It’s been a busy couple of months for Gov. Daniel McKee, who has given an inaugural address, a State of the State address, and proposed a budget, all while outlining his priorities for Fiscal Year 2024: raising incomes, improving education, and boosting health care. As the General Assembly begins the process of turning McKee’s proposal into the budget bill for next year, it is time to look back on the state government’s promises from last year.
In his 2022 State of the State address, McKee proposed three main policy goals: building more housing, providing more subsidies for childcare, and channeling financial aid to small businesses.
Housing: McKee proposed directing $250 million of federal American Rescue Plan Act funds toward housing. Of the seven components included in McKee’s housing proposal, only one, $50 million for down payment assistance, was cited specifically in his speech. The other components included $90 million for the development of affordable housing, a $25 million site acquisition grant program, $20 million to support workforce housing, and over $25 million for homelessness assistance and increasing shelter capacity. Though the final budget bill included all seven proposals, the amounts appropriated to each were reduced.
Of the $20 million set aside for the development of affordable housing, over $14.5 million (23% of available funds) has been committed to projects and $2.5 million of that has been expended, financing 13 developments with 485 units of affordable housing. All $15 million of the available funds for the current and last fiscal years have been committed for the site acquisition program, supporting 25 properties projected to create 570 units of affordable housing. Other programs, like the downpayment assistance program, just started this year despite having appropriated funds last year.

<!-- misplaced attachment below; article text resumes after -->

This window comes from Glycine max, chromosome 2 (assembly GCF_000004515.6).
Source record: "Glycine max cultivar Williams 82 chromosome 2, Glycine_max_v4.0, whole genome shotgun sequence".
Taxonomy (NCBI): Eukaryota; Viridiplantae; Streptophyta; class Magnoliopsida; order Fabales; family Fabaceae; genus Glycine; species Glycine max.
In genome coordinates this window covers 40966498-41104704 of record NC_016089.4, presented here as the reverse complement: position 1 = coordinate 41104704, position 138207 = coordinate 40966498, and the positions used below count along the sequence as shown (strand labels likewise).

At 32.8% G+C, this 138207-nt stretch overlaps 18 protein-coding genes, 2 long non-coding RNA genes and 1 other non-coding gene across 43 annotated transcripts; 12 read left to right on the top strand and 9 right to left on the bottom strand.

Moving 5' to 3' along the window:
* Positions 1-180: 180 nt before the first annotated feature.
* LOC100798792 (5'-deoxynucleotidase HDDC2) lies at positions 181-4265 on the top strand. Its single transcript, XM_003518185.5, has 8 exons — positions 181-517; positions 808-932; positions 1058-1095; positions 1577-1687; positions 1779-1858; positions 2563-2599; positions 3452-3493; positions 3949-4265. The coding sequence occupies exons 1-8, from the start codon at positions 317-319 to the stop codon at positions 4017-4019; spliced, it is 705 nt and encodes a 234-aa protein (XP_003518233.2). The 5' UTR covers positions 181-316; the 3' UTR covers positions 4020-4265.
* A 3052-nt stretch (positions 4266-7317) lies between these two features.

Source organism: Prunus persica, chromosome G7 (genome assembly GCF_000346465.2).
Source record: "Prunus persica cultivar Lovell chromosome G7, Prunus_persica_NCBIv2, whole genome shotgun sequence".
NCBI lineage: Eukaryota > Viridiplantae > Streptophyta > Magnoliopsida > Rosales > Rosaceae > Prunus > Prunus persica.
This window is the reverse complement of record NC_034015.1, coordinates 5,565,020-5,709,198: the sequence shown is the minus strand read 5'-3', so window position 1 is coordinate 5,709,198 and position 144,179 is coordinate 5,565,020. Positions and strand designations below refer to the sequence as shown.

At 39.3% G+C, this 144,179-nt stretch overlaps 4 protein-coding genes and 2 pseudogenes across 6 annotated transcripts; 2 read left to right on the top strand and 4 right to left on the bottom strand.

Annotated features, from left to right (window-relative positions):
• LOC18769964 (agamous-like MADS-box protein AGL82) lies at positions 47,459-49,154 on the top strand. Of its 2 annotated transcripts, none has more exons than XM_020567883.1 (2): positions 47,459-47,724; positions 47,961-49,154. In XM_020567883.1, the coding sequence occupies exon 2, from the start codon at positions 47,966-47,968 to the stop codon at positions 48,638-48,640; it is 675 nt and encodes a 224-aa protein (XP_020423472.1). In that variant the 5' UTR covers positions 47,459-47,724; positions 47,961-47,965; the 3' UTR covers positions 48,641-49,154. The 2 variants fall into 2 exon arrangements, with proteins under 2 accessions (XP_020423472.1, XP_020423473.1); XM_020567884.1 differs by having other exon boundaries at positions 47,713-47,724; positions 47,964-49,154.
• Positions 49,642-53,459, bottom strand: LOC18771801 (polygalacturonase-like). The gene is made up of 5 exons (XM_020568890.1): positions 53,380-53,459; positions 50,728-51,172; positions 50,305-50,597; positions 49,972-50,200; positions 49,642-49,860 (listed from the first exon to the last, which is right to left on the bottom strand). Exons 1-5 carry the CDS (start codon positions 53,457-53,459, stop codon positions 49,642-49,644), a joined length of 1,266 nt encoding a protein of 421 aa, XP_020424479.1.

Less than $500,000 of the $15 million set aside in the General Assembly’s budget bill for homelessness infrastructure and housing instability assistance has been spent. This has been the subject of criticism, much of which has centered on former Housing Secretary Josh Saal.
Childcare: McKee proposed covering all kids in Medicaid, estimated to be about 3,000 statewide, and setting aside $1.9 million in general revenues to do so. This proposal was passed in the FY23 budget bill, sponsored in the General Assembly as the “Cover All Kids” proposal. In addition to setting aside about $2 million for benefits and implementation, the bill also allows the use of state funds to pay for coverage if federal funds are not available. McKee also proposed extending Medicaid coverage to women from 60 days postpartum to 12 months, regardless of immigration status, and proposed a $6.6 million increase from all funding sources to cover the increase. This provision was included in the FY23 budget bill. McKee also proposed increasing the Child Care Assistance Program rates to make more families eligible, which was accomplished last year.
Of the roughly $20 million of federal pandemic money allocated for child care support, over $13 million has been spent, and nearly $200,000 in $2,000 grants have been doled out under the Family Provider Support program.
Small Businesses: McKee proposed funding direct grants to small businesses, which were still recovering from the widespread lockdowns of 2020 and 2021, as part of a broader economic recovery initiative. The FY23 budget bill included a $50 million grant program to aid small businesses, and of that, over $14.7 million has been spent. Additionally, the state has provided $3.3 million in small business technical assistance grants, and $2.2 million in small business recovery grants.
Overall, the state government has made progress in fulfilling its promises from last year, but there is still more work to be done. As McKee tours the state promoting his proposed budget, the General Assembly is working to turn his proposal into the budget bill for next year.